This means that you do indeed have goals and objectives solidified in your mind and in your lesson-planning books. With clear objectives (the beginning) and enriching, rigorous assessments (the end) decided on and designed, constructivism just proposes you do something different in the middle.

You know the saying "The devil is in the details"? Well, the devil is also in the misunderstood. This method of teaching sometimes gets a bad rap because learning objectives and assessments are flimsy, or even missing.

How about it? Step down, stand next to students, and take a journey. You are still leading the pack, just relaxing your grip.

Down with Drill and Kill

You will start to see students slowly -- often painfully so, at first -- begin to become questioners and openly, vulnerably curious. The almost robotic, knee-jerk quest for the correct answers will begin to vaporize from your classroom.

And, students will see questioning out loud as not so much an admittance of not having the right answers as a declaration that they are admirably curious -- a learner, full of ideas, hypotheses, and reflections. They will begin to see that they -- just like their teacher -- are explorers of knowledge and ideas.

What are some ways you've inspired students to speak their minds and question freely in your classroom? We look forward to your comments!

Rebecca Alber

Edutopia Consulting Online Editor

Comments (33)Sign in or register to postSubscribe to comments via RSS

Heather Wolpert-Gawron's picture

Great post, Rebecca!
I use Costa's Levels of Questioning to help students have a frame from which to speak. They can then articulate questions from the different levels and even categorize the questions that been asked based on levels. My students follow up their discussions by even creating comprehension quizzes for other periods using these stems as a means to generate really rigorous inquiry. It's also a way for students to recognize that standardized test are generally Level 1 questions, as it is very difficult to develop multiple-choice in any other way.

The best way to prepare students to think critically is for teachers to also stay away from those Level 1 questions or, as you say, to stop answering those questions themselves.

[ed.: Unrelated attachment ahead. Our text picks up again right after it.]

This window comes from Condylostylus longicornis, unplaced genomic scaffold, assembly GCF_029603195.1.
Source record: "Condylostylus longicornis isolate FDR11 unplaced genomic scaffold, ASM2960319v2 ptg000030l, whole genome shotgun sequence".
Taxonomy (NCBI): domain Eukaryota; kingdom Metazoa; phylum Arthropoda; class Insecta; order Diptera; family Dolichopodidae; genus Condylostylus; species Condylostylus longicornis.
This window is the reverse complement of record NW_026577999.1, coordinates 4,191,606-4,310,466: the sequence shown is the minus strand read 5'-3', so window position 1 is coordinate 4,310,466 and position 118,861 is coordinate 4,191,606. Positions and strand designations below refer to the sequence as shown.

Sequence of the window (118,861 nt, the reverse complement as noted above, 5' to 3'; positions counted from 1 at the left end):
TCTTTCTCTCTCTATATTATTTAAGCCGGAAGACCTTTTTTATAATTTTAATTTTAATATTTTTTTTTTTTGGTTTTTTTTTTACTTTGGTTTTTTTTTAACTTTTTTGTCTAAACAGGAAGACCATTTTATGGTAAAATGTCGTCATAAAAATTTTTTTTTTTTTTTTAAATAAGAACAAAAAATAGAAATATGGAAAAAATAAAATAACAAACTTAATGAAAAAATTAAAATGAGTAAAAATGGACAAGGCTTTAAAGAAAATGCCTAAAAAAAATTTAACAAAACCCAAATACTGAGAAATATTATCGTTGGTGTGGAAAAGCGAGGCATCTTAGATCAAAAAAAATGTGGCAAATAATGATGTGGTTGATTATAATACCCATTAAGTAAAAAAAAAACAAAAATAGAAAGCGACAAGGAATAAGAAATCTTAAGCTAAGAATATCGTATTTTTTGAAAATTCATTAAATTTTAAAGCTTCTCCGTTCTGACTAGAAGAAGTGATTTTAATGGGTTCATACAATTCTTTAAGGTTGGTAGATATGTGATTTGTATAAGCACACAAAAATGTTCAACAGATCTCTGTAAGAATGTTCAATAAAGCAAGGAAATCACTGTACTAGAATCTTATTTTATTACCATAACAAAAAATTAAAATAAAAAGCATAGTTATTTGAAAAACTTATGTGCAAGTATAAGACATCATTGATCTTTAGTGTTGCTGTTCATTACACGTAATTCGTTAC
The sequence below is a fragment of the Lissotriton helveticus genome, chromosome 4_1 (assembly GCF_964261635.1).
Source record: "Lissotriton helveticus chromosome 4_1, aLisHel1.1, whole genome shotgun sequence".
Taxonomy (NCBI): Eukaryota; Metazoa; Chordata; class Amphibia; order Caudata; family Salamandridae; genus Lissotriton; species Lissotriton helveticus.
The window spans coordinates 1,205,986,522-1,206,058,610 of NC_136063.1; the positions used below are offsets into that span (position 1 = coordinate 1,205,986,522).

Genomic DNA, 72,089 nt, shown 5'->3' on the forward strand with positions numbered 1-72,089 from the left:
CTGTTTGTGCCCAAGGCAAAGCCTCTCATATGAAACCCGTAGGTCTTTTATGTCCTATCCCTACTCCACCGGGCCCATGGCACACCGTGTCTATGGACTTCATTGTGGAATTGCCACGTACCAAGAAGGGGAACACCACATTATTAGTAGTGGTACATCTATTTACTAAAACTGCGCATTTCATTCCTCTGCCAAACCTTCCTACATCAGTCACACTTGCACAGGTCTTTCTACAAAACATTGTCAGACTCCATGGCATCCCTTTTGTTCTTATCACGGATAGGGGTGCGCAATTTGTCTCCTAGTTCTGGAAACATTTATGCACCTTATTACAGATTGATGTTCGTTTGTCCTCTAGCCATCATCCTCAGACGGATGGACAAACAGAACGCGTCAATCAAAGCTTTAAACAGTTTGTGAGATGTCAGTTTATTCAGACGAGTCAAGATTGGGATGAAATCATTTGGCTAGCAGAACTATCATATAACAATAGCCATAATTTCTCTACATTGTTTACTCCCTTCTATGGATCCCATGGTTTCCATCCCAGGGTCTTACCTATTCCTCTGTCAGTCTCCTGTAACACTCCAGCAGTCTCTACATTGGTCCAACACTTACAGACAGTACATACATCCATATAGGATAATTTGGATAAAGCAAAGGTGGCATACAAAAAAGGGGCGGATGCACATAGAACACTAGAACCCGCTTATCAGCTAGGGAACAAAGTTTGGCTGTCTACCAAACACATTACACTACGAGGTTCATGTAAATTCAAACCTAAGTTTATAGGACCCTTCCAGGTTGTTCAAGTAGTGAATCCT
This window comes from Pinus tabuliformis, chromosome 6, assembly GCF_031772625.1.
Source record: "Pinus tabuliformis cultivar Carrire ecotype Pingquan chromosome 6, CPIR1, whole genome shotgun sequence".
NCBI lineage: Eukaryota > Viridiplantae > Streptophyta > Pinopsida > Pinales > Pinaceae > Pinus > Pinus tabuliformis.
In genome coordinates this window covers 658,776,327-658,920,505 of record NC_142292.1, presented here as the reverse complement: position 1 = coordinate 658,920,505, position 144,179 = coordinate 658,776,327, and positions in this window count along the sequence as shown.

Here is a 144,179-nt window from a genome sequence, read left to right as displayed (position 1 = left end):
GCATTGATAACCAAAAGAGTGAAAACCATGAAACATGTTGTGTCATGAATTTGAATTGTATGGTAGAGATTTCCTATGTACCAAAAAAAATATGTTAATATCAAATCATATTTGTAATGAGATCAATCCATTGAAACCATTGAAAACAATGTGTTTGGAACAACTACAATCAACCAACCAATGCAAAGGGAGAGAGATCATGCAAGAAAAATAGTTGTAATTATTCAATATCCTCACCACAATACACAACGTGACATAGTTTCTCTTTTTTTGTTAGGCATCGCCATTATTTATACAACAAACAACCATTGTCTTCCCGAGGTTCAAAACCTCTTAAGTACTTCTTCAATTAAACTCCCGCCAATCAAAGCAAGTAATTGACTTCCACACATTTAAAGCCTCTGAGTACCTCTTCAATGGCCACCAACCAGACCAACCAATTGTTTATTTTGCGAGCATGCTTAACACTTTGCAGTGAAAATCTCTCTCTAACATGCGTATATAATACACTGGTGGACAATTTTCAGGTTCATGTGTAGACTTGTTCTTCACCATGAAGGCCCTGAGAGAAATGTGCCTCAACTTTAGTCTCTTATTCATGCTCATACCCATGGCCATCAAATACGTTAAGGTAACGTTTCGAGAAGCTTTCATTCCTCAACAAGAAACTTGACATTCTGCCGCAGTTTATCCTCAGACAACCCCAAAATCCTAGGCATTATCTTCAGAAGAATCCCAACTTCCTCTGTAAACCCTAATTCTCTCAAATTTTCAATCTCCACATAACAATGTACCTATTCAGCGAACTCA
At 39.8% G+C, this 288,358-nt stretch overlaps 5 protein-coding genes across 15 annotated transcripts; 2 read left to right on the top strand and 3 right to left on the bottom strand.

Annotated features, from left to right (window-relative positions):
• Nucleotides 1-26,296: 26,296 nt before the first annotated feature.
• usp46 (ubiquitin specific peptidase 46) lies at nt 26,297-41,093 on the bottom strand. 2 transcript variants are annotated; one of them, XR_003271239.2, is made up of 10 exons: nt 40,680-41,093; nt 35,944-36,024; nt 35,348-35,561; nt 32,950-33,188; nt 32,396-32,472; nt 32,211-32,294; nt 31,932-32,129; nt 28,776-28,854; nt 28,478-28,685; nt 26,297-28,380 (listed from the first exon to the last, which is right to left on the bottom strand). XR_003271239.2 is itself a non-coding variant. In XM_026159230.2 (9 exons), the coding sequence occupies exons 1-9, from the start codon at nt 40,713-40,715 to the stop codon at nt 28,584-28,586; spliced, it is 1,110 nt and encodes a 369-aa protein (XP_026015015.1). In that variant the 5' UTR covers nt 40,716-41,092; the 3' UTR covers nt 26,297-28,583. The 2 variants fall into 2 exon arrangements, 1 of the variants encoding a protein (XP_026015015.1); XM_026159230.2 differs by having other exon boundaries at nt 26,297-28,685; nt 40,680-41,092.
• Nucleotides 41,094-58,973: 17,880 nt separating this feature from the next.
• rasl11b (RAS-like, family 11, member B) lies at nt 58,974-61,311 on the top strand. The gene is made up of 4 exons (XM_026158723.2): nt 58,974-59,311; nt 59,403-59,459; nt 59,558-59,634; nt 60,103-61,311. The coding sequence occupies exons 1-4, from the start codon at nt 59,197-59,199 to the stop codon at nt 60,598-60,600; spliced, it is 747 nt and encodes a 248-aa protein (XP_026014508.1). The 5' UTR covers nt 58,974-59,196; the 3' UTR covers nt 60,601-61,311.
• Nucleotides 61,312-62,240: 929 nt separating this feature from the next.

In that way, we will teach them to think.

Thanks again for the great post!
-Heather Wolpert-Gawron

Kristina Vance's picture

I wholeheartedly agree that many students are too focused on the absolute of being right all the time. In Math, my co-teacher and I introduce multiple paths to get the same answer--since when you are computing there really is a right and wrong /final/ answer. We'll share our own strategies, and encourage students to share with us and the class if they see another way to solve the problem. We tell them to use the method most effective for them, although we do try to point out the pitfalls of some approaches (i.e. you can save time if you...). Even when you think you have right and wrong answers, though, it's not always the case! Occassionally students will show that they've interpretted the directions differently. If they can make a sound case for how or why they got the answer they did, then they are given credit for it.

Our team feels it is valuable for them to see that the teacher can make mistakes too, and we encourage them to question what we say/do/write on the board if they feel we may have made an error. Some students have gotten into the habit of thinking, "If the teacher asks me to justify or elaborate on my answer, I must be wrong." When they come to us, they quickly learn that we may ask them to clarify /whether they are right or wrong/. We also invite classmates to comment on if they agree or disagree and why. This approach makes students think more deeply and make fewer guesses or assumptions. It also helps to sometimes turn a student question over to the class for an answer.

Mark P. Fazioli's picture

I also shudder when students ask if they have the "right" answer. The post and comments above are exactly the track we need to be on. No matter the age of the student, the best thing to do when teaching is to encourage thinking broadly. Otherwise, they could get into the rut of trying to get that magic answer--which is when learning can stop.